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Kill it in the butt!

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Join Me in My Fight Against Lymphoma 
06/07/2011

Kill it in the butt! photo 

In the last 29 years, there have been a handful of occasions where I have felt fully present, fully alive, fully in the moment.

Yesterday was one of those occasions.

It is impossible to describe the magic that occurred June 5 at the 18th annual Lurie Cancer Survivor's Walk. Instead I will try to show you.

To introduce all of you Oy!sters to my story, here is my speech from that day:

Magic  

It feels so good to be here.

I am going to do my best to hold it together, but I make no guarantees, since I am fresh off of chemo, I am hypersensitive, I am emotional, and this is the most magical day of my life.

It is nothing short of miraculous that I have the opportunity to stand before you to share my story, to open my heart, and to let you into my world. Northwestern—thank you for the opportunity, I am forever grateful.

First, let’s a take a look around. Have you ever seen a more beautiful crowd?

To my cancer crushing warriors, adorned in purple, we know what it’s like to go to war, to fight with every last strength, and to face our greatest fears. I am honored to stand with you, and I am overwhelmed by your strength and your courage. My heart goes out to you.

To our family, friends, and loved ones, who have lifted us up, held our hands, wiped away our tears, and have served as our cheerleaders throughout our fight—we couldn’t be here without you.

And to the Lurie Cancer Center’s remarkable staff, you are angels who work tirelessly to help us survive, to make us comfortable during our darkest moments, and to give us hope that tomorrow will be better than today.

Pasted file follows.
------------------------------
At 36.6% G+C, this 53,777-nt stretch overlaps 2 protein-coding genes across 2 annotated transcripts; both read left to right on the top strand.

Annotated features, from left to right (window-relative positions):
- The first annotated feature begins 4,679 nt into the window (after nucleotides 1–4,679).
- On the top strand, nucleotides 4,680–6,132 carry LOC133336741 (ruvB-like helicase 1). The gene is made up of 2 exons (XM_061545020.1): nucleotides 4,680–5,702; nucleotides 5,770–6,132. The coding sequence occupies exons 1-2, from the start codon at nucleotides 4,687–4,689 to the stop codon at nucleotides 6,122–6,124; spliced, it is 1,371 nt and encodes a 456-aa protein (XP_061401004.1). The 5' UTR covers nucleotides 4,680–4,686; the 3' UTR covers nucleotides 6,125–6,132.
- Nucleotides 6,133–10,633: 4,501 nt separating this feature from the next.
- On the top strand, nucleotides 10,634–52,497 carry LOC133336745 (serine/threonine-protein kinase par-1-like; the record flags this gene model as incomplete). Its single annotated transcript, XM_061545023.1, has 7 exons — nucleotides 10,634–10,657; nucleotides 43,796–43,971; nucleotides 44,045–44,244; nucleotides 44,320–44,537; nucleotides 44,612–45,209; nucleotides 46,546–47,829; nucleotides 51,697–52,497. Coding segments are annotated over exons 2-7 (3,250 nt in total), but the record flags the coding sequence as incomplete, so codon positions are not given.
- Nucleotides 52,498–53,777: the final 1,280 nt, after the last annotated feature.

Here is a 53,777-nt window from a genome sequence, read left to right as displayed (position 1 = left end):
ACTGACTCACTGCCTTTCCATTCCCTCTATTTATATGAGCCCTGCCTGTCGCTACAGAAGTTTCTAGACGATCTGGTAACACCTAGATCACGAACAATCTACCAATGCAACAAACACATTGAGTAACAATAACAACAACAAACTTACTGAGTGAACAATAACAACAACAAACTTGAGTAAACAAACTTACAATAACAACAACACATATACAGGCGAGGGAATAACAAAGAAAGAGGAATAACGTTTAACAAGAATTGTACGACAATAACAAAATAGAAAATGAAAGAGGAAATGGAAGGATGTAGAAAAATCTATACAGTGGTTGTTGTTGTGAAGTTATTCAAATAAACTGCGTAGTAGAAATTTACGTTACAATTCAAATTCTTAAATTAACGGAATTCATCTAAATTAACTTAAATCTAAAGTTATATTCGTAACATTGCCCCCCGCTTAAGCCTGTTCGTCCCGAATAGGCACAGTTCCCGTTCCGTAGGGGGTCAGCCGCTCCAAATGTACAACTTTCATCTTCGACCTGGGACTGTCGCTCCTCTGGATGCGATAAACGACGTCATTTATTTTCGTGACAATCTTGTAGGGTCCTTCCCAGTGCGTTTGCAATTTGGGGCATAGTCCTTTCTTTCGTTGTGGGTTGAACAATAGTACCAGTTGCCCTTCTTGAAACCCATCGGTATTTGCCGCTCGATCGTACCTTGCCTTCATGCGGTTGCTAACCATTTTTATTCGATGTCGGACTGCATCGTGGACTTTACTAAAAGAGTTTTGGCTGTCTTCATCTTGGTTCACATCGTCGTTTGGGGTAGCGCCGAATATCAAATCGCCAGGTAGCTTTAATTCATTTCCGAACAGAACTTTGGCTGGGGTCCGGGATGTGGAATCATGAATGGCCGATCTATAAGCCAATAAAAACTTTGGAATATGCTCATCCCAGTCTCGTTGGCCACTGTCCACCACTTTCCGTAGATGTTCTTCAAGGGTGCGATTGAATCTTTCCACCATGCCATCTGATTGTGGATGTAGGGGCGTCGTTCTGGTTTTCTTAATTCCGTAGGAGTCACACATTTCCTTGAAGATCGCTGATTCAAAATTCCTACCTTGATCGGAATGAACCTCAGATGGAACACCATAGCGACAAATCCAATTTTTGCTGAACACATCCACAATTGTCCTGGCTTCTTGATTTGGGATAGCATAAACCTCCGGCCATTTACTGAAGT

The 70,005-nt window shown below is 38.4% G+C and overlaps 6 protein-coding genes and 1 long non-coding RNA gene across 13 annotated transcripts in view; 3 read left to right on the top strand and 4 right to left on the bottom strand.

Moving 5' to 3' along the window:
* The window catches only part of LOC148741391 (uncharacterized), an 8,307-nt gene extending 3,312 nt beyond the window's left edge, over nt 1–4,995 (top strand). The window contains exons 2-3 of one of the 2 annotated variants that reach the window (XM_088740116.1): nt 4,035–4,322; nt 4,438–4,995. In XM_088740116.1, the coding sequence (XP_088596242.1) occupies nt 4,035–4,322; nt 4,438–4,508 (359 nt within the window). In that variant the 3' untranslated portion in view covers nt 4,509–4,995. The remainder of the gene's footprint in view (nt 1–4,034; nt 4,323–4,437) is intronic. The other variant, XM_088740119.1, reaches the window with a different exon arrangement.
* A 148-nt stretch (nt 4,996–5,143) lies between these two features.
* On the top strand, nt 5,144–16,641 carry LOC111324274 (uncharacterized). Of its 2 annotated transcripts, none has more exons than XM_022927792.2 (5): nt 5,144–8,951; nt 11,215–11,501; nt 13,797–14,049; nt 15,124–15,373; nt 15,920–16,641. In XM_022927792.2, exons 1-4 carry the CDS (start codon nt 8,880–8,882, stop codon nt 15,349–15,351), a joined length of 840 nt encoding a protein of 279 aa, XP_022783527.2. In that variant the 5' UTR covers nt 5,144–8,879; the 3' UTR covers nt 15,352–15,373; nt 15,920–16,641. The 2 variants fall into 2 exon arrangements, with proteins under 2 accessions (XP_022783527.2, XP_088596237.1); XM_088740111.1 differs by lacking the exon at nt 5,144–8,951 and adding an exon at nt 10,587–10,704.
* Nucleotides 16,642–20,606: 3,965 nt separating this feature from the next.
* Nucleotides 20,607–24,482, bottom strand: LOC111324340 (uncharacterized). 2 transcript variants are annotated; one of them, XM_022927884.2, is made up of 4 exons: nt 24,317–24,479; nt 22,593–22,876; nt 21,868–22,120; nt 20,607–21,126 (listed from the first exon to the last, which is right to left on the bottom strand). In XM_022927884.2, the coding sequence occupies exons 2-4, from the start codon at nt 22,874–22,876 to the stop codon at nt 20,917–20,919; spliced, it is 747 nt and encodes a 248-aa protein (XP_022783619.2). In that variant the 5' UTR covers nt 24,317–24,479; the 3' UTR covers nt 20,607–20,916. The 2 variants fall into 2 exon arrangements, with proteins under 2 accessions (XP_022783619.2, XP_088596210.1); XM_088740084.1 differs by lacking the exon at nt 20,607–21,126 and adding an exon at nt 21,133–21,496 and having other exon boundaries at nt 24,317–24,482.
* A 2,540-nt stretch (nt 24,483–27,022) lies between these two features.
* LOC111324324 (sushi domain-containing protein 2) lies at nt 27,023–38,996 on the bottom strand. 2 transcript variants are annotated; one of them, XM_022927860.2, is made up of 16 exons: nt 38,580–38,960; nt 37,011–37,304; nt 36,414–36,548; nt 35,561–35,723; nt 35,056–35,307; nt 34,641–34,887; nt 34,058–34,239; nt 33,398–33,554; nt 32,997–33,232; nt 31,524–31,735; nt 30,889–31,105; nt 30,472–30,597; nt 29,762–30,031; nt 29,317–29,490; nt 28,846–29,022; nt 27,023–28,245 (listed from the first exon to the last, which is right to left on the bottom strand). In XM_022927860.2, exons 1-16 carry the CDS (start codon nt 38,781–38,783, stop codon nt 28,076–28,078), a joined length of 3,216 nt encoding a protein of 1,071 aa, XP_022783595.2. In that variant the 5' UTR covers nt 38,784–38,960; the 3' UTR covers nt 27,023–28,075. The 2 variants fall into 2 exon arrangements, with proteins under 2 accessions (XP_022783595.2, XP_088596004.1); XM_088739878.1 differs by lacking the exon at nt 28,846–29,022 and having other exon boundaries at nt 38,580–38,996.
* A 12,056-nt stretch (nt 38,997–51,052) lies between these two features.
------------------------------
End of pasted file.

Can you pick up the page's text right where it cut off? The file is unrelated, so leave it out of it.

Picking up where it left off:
My Name is Jenna Benn, I am 29 years old and I am a proud survivor of Grey Zone Lymphoma.

Grey Zone Lymphoma, is a rare blood disorder that affects less than 500 people in the United States. This Cancer has features of both Hodgkins and Non-Hodgkins Lymphoma.

In December 2010, after months of fatigue, weight loss, flu like symptoms and night sweats, I knew in my gut that there was something very wrong. I went to the gym, thought I had lifted a weight improperly, and quickly went to my orthopedist to be checked out….A couple hours later over dinner at my favorite childhood restaurant, I was told that I had cancer. They had found a large mass in my chest.

For those of us that have heard the three words, “You Have Cancer,” we know what it’s like for time to stand still, and for our lives to be profoundly changed in just one moment.

That night, I decided that I was going to fight this disease with the tenacity in which I wanted to live.

I was determined to kill cancer in the butt. There was no other option. Later that evening I started a blog called Kill it in the Butt, which became a space where I could process my thoughts and feelings, communicate with family and friends, and connect with all types of survivors—not just cancer survivors.

While waiting for results from a biopsy, I was desperately looking to regain some type of control. During my wait, I scheduled an appointment with Northwestern’s Oncofertility Consortium to explore my fertility options. While I knew that cancer was going to rob me of many things, I was unwilling to accept that it could also rob me of having children. I want to be a mother. I want to have children. By exploring fertility treatments, I was able to think about life after cancer, which not only gave me hope but it helped fuel my fight.

On January 21, I began an aggressive non-Hodgkin’s regimen called R- Epoch, requiring a five-day in-patient stay every 21 days, for six rounds.